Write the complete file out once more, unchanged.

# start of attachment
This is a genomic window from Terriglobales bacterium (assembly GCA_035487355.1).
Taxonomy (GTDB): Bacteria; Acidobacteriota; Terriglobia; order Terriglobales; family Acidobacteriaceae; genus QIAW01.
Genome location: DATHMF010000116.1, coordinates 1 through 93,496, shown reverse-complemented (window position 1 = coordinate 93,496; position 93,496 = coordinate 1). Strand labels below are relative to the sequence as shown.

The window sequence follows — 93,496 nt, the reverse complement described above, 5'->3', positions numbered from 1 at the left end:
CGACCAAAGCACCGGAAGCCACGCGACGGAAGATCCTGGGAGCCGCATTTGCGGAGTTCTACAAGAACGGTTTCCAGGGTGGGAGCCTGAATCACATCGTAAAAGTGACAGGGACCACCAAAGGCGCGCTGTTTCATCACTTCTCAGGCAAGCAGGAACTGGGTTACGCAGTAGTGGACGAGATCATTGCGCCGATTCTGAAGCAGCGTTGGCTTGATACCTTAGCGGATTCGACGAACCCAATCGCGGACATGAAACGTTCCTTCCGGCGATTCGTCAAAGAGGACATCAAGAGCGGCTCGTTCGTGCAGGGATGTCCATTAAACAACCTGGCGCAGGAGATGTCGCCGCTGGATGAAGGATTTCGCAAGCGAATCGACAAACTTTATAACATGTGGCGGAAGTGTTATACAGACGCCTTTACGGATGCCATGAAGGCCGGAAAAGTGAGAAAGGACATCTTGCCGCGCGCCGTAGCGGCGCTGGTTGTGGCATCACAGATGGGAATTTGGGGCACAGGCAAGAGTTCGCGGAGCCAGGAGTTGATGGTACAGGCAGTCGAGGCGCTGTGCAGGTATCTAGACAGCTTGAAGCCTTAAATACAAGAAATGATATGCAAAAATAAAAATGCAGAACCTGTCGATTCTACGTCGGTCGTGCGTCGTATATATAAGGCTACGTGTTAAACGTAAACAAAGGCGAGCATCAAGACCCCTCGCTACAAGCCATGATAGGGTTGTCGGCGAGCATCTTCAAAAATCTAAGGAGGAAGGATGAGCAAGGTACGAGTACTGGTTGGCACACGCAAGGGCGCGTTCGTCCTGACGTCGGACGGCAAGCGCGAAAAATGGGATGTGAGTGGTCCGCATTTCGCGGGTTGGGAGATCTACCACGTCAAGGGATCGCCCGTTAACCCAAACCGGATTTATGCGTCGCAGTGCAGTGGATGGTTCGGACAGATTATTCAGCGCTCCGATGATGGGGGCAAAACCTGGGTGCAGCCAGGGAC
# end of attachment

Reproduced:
This is a genomic window from Terriglobales bacterium (assembly GCA_035487355.1).
Taxonomy (GTDB): Bacteria; Acidobacteriota; Terriglobia; order Terriglobales; family Acidobacteriaceae; genus QIAW01.
Genome location: DATHMF010000116.1, coordinates 1 through 93,496, shown reverse-complemented (window position 1 = coordinate 93,496; position 93,496 = coordinate 1). Strand labels below are relative to the sequence as shown.

The window sequence follows — 93,496 nt, the reverse complement described above, 5'->3', positions numbered from 1 at the left end:
CGACCAAAGCACCGGAAGCCACGCGACGGAAGATCCTGGGAGCCGCATTTGCGGAGTTCTACAAGAACGGTTTCCAGGGTGGGAGCCTGAATCACATCGTAAAAGTGACAGGGACCACCAAAGGCGCGCTGTTTCATCACTTCTCAGGCAAGCAGGAACTGGGTTACGCAGTAGTGGACGAGATCATTGCGCCGATTCTGAAGCAGCGTTGGCTTGATACCTTAGCGGATTCGACGAACCCAATCGCGGACATGAAACGTTCCTTCCGGCGATTCGTCAAAGAGGACATCAAGAGCGGCTCGTTCGTGCAGGGATGTCCATTAAACAACCTGGCGCAGGAGATGTCGCCGCTGGATGAAGGATTTCGCAAGCGAATCGACAAACTTTATAACATGTGGCGGAAGTGTTATACAGACGCCTTTACGGATGCCATGAAGGCCGGAAAAGTGAGAAAGGACATCTTGCCGCGCGCCGTAGCGGCGCTGGTTGTGGCATCACAGATGGGAATTTGGGGCACAGGCAAGAGTTCGCGGAGCCAGGAGTTGATGGTACAGGCAGTCGAGGCGCTGTGCAGGTATCTAGACAGCTTGAAGCCTTAAATACAAGAAATGATATGCAAAAATAAAAATGCAGAACCTGTCGATTCTACGTCGGTCGTGCGTCGTATATATAAGGCTACGTGTTAAACGTAAACAAAGGCGAGCATCAAGACCCCTCGCTACAAGCCATGATAGGGTTGTCGGCGAGCATCTTCAAAAATCTAAGGAGGAAGGATGAGCAAGGTACGAGTACTGGTTGGCACACGCAAGGGCGCGTTCGTCCTGACGTCGGACGGCAAGCGCGAAAAATGGGATGTGAGTGGTCCGCATTTCGCGGGTTGGGAGATCTACCACGTCAAGGGATCGCCCGTTAACCCAAACCGGATTTATGCGTCGCAGTGCAGTGGATGGTTCGGACAGATTATTCAGCGCTCCGATGATGGGGGCAAAACCTGGGTGCAGCCAGGGAC